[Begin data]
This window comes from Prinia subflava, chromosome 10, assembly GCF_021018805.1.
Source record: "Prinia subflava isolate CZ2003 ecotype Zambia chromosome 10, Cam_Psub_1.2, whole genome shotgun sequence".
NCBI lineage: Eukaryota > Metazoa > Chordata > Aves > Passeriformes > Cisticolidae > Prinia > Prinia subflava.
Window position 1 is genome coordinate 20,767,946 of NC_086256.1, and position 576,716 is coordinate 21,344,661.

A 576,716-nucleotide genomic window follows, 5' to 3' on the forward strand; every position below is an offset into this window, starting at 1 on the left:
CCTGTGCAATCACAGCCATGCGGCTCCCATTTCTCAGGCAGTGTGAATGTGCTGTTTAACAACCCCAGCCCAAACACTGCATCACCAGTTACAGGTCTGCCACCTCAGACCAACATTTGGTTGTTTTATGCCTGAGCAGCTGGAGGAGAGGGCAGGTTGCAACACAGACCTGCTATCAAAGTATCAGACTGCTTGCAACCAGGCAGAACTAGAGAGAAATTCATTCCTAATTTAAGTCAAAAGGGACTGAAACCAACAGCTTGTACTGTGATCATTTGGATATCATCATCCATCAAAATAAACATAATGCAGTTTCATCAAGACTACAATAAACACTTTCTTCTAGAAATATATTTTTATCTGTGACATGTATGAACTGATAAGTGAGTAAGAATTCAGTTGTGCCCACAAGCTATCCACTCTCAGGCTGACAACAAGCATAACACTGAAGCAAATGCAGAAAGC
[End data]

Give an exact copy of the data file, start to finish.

This window comes from Prinia subflava, chromosome 10, assembly GCF_021018805.1.
Source record: "Prinia subflava isolate CZ2003 ecotype Zambia chromosome 10, Cam_Psub_1.2, whole genome shotgun sequence".
NCBI lineage: Eukaryota > Metazoa > Chordata > Aves > Passeriformes > Cisticolidae > Prinia > Prinia subflava.
Window position 1 is genome coordinate 20,767,946 of NC_086256.1, and position 576,716 is coordinate 21,344,661.

A 576,716-nucleotide genomic window follows, 5' to 3' on the forward strand; every position below is an offset into this window, starting at 1 on the left:
CCTGTGCAATCACAGCCATGCGGCTCCCATTTCTCAGGCAGTGTGAATGTGCTGTTTAACAACCCCAGCCCAAACACTGCATCACCAGTTACAGGTCTGCCACCTCAGACCAACATTTGGTTGTTTTATGCCTGAGCAGCTGGAGGAGAGGGCAGGTTGCAACACAGACCTGCTATCAAAGTATCAGACTGCTTGCAACCAGGCAGAACTAGAGAGAAATTCATTCCTAATTTAAGTCAAAAGGGACTGAAACCAACAGCTTGTACTGTGATCATTTGGATATCATCATCCATCAAAATAAACATAATGCAGTTTCATCAAGACTACAATAAACACTTTCTTCTAGAAATATATTTTTATCTGTGACATGTATGAACTGATAAGTGAGTAAGAATTCAGTTGTGCCCACAAGCTATCCACTCTCAGGCTGACAACAAGCATAACACTGAAGCAAATGCAGAAAGC